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Learner drivers to be allowed on to motorways in Government shake-up

It is hoped that the law change will give young drivers greater confidence and improve safety

Neil Lancefield
Sunday 13 August 2017 14:21 BST
Under the current law, learner drivers are not allowed on motorways until they have passed their test
Under the current law, learner drivers are not allowed on motorways until they have passed their test (PA)

Learner drivers will be allowed on Britain’s motorways, Transport Secretary Chris Grayling has announced.

A law change will mean novice motorists can take lessons on motorways with an approved driving instructor in a dual control car from next year.

It is hoped this will provide a broader range of real life experiences and better prepare learners for independent driving when they pass their test.

Mr Grayling said: “The UK has some of safest roads in the world and we want to make them even safer.

“Younger drivers are up to seven times more likely to be killed or seriously injured compared with drivers over 25 and lack of experience is an important factor.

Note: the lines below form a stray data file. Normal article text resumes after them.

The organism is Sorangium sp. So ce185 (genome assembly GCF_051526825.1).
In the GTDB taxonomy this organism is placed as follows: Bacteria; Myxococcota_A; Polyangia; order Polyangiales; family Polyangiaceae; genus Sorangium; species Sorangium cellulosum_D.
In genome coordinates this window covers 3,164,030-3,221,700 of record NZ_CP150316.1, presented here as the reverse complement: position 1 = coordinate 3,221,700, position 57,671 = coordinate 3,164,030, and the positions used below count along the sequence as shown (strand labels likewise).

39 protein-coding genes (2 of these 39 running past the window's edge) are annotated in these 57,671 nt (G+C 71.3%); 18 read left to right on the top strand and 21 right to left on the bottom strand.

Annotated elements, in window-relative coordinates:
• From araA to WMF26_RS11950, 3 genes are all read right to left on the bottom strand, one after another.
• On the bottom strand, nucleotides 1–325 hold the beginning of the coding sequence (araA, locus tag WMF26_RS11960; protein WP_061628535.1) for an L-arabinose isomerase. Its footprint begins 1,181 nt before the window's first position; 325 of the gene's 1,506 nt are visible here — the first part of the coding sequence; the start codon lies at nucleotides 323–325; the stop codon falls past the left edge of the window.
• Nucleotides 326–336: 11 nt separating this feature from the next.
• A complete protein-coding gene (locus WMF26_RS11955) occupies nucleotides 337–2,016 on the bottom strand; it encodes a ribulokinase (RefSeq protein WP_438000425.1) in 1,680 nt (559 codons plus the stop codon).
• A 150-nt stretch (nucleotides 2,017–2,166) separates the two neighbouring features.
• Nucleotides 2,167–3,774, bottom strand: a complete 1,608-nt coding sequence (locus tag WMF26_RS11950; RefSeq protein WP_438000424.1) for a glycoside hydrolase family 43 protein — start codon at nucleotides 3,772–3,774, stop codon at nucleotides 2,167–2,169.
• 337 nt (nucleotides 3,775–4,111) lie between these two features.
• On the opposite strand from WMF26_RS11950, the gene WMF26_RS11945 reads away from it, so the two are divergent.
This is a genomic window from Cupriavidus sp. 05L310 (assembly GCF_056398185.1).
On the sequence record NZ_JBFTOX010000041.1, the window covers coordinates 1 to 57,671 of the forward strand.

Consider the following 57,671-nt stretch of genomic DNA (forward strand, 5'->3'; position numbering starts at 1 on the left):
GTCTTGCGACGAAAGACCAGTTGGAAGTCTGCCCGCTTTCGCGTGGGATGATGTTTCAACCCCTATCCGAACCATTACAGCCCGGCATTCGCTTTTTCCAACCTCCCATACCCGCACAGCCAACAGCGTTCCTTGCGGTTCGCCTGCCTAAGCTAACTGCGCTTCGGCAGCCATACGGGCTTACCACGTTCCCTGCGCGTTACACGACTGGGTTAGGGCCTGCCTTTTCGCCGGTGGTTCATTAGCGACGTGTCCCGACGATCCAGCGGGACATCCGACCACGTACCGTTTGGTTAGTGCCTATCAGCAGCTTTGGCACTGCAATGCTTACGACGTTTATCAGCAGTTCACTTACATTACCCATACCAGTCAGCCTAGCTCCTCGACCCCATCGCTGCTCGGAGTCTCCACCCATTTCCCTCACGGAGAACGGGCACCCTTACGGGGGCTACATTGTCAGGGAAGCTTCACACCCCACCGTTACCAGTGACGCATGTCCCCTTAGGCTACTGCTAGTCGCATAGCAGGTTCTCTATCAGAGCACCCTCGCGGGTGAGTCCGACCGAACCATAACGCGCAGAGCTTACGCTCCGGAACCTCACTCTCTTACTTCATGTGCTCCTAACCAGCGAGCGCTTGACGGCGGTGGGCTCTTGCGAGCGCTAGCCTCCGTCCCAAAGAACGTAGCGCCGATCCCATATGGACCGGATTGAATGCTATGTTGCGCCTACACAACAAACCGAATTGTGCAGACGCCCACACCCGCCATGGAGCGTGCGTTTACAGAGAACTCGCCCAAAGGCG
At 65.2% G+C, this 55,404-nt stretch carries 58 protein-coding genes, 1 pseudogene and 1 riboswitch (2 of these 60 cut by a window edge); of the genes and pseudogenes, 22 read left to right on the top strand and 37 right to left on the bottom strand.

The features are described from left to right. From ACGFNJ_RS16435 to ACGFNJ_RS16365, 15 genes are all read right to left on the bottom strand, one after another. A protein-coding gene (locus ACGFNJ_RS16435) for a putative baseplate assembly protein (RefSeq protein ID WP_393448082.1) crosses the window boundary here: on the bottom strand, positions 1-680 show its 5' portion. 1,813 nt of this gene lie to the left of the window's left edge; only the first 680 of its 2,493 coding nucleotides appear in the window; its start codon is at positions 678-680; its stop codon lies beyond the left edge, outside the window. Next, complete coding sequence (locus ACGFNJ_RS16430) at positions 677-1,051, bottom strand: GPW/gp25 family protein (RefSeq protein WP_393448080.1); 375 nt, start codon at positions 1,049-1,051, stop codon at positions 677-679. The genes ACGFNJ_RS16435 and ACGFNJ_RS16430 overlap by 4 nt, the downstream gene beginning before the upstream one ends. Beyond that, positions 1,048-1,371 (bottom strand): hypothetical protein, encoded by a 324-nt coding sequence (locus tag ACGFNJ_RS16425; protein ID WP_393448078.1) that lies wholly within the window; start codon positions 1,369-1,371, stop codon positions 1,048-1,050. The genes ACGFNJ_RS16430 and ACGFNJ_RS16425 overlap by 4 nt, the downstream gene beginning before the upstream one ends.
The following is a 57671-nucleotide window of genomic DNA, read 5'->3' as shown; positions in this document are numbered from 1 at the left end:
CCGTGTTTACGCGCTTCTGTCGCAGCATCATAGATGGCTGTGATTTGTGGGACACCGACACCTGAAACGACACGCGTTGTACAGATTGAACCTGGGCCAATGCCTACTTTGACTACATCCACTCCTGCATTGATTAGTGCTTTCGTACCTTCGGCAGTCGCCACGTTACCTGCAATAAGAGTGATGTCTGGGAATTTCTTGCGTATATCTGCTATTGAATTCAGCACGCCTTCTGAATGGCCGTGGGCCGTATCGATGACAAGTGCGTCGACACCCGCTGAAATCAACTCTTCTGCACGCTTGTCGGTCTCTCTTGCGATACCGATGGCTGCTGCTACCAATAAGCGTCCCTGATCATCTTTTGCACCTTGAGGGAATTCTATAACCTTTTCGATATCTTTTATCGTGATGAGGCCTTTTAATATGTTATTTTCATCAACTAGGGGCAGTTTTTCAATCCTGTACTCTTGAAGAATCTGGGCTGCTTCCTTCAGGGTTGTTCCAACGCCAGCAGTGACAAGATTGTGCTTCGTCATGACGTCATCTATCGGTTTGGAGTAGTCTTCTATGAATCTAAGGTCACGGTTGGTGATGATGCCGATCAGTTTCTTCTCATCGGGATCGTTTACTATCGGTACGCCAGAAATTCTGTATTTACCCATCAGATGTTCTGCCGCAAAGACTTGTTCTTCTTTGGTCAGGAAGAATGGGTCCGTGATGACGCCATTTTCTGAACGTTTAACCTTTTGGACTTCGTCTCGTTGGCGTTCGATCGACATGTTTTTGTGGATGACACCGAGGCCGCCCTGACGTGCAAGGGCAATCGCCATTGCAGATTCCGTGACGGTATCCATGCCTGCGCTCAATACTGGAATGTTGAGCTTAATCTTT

“Allowing learners to drive on motorways in a supportive environment will help them develop a practical understanding of how to use motorways safely before driving independently.”

The Department for Transport consulted on the measure earlier this year and received “wide support” from learner drivers and driving instructors.

Learners are currently not allowed on motorways until they have passed their test.

The Government hopes the new legislation will be passed by Parliament next year.

RAC road safety spokesman Pete Williams said some drivers find it “daunting” to use motorways for the first time.

“Giving learners the option to gain valuable experience on our fastest and busiest roads should further improve safety and enhance the confidence of new drivers,” he said.

AA president Edmund King described a lack of motorway experience as the “Achilles heel” of learner driver tuition.

He went on: “Almost half of motorists know friends or family who avoid driving on motorways. Fears have increased since the introduction of smart motorways without hard shoulders.”

But road safety charity Brake warned that the new measure does not go far enough to improve driving standards.

Its director of campaigns Jason Wakeford said: “Rather than allowing learner drivers on the motorway, there should instead be a requirement for all newly-qualified drivers to receive mandatory lessons, including on the motorway, once they’ve passed their test.

“There needs to be much wider reform to the learning-to-drive system, including a minimum learning period and restrictions for newly-qualified drivers, such as a late night curfew.”

Press Association

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